UK needles come in number like for example 3/9 or so, pinhole size tables come in mm. Who knows which numbers correspond to which mm sizes?
Ooooh, this is easy. I've had this link since I built my own pinhole, 9 months ago.
I, personally, used a #10 needle and ended up with f/206. Good luck!
Alright I've search some, but this site is getting hard to read all the posts. Good news for Apug hard to search.
I'm looking for information on the optimum pinhole size for said distance from film plane.
Mainly 13, 14, 15, 16, 17, 18, 19 inches. Or is there a best fstop size. then I could figure out the hole size. I'm picking up my homemade 9.5x20 pinhole camera tomorrow. Can't wait to give it a try this weekend.
Here's a great online pinhole camera calculator to help you figure out optimal pinhole size"
here are needle numbers converted to mm:
if you're looking for more info, may i suggest the f295 pinhole forum:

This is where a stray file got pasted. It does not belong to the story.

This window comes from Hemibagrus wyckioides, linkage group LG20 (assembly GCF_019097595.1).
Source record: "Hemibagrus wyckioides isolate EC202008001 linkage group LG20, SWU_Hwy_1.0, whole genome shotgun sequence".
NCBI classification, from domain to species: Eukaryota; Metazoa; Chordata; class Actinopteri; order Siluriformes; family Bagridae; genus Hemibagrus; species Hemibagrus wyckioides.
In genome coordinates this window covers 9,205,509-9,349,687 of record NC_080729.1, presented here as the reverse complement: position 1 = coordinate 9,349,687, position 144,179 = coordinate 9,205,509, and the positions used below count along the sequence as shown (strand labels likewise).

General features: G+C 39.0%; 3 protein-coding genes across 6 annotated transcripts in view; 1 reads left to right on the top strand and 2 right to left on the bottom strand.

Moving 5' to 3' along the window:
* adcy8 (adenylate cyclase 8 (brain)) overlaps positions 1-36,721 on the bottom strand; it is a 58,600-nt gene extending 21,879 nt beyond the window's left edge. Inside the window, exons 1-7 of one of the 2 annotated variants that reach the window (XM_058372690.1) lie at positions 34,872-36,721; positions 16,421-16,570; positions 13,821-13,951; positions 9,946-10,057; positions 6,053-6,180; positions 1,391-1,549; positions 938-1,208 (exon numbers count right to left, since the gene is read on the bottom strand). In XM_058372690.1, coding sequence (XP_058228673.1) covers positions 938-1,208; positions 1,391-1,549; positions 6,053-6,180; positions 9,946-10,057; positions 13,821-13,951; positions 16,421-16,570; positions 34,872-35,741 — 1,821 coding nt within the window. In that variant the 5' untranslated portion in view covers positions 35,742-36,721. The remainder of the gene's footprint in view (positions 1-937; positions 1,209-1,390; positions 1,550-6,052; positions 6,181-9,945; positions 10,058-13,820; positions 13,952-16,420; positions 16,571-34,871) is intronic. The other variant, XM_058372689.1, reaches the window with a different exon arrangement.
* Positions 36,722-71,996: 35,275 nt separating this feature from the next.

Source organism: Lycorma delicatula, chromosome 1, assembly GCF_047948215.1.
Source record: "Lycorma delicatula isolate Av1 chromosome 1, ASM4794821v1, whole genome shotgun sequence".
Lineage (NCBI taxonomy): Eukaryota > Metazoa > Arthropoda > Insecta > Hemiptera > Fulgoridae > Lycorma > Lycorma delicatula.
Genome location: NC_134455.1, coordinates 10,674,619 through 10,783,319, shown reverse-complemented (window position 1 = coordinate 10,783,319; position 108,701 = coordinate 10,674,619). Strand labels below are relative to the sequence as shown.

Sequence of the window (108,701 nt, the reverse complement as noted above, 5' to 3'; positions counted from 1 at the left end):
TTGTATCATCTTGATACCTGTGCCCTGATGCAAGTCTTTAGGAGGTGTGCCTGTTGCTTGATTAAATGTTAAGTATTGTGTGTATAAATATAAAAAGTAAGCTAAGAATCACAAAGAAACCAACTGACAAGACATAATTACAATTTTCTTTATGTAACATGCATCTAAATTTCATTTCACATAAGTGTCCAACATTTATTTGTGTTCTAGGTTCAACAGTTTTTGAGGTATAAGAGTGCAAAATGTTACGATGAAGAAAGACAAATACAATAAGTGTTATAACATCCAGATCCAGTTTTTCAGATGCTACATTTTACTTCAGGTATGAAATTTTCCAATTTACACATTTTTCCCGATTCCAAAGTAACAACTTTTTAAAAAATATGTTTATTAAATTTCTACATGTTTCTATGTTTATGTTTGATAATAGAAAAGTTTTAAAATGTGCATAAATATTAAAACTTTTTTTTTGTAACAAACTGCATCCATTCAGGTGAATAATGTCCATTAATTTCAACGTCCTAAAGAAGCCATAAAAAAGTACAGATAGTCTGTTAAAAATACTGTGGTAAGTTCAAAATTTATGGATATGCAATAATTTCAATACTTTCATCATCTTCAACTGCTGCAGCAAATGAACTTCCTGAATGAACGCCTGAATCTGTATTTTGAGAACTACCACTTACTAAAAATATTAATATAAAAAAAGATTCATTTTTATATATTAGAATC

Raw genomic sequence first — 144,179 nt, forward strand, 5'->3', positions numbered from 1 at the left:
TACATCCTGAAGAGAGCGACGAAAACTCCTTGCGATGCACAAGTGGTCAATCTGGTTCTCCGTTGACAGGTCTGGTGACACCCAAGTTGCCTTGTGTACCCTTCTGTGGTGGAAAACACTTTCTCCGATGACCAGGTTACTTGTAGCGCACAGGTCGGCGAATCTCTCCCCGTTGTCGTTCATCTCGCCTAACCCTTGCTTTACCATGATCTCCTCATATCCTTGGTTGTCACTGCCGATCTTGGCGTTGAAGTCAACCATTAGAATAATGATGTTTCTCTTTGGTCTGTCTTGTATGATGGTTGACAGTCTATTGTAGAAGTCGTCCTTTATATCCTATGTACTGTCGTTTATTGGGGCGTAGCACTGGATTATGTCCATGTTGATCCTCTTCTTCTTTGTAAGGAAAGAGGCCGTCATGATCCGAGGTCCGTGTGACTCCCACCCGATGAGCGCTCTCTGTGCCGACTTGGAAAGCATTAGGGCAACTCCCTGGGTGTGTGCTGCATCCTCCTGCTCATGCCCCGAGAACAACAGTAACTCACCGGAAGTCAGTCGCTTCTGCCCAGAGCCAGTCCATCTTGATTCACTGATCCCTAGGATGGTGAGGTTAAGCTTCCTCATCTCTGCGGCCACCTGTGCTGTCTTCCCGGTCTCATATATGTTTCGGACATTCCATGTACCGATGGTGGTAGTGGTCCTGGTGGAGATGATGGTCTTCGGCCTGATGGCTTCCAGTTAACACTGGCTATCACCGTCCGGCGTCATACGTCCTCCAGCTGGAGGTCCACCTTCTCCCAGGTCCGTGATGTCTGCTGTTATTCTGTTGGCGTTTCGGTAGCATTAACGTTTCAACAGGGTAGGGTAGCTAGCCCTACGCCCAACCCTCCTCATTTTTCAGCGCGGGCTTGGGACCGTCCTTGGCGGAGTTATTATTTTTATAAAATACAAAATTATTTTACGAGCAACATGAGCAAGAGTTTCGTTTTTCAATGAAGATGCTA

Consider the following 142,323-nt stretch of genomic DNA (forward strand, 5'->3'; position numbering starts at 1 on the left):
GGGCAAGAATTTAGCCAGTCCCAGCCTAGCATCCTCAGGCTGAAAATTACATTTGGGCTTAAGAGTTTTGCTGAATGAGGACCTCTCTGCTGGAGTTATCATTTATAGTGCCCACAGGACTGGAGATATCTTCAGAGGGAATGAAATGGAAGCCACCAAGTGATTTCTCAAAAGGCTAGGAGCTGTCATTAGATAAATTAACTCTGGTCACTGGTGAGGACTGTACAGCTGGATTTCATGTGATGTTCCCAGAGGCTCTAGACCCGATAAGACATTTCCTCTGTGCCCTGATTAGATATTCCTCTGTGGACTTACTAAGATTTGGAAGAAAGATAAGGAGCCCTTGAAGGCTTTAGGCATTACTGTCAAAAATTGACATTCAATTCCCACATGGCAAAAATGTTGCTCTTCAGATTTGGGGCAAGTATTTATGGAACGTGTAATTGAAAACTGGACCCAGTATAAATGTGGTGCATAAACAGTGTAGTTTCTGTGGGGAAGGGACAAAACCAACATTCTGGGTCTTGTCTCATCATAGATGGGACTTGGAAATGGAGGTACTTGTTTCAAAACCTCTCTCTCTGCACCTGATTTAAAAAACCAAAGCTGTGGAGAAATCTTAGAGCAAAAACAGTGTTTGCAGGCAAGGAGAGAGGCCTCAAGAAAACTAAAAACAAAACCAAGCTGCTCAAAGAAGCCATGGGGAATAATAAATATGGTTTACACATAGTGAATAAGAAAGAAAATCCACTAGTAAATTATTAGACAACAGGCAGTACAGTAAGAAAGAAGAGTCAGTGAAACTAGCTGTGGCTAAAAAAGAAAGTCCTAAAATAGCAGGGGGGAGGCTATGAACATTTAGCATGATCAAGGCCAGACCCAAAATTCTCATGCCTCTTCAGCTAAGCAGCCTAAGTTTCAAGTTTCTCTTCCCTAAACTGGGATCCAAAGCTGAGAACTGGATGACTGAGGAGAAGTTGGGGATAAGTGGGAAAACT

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Thanks, this should be a good start
FWIW, I use the same needle for all my pinholes, from .15 mm up to about .55 mm so far. Since all the holes are smaller than the needle shaft, I just have to control how deeply I let the needle penetrate.
What I do is make a dimple that just penetrates, then sand off the dimple with a very fine whetstone (nice and flat, stays put, and I can use it with oil if I'm so inclined); measure (eyeball, if it's not close yet) and repeat as needed. I can usually make a hole within .001" (about .025 mm) of the desired size on the first or second try, and the resulting holes are perfectly round, burr free, and have a razor-thin edge. They aren't quite as clean as a Lenox Laser hole, but they're about $18 cheaper...
I use .001" thick brass shim stock, but you could just as easily use the thin aluminum from the side of a beverage can...
Photography has always fascinated me -- as a child, simply for the magic of capturing an image onto glossy paper with a little box, but as an adult because of the unique juxtaposition of science and art -- the physics of optics, the mechanics of the camera, the chemistry of film and developer, alongside the art in seeing, composing, exposing, processing and printing.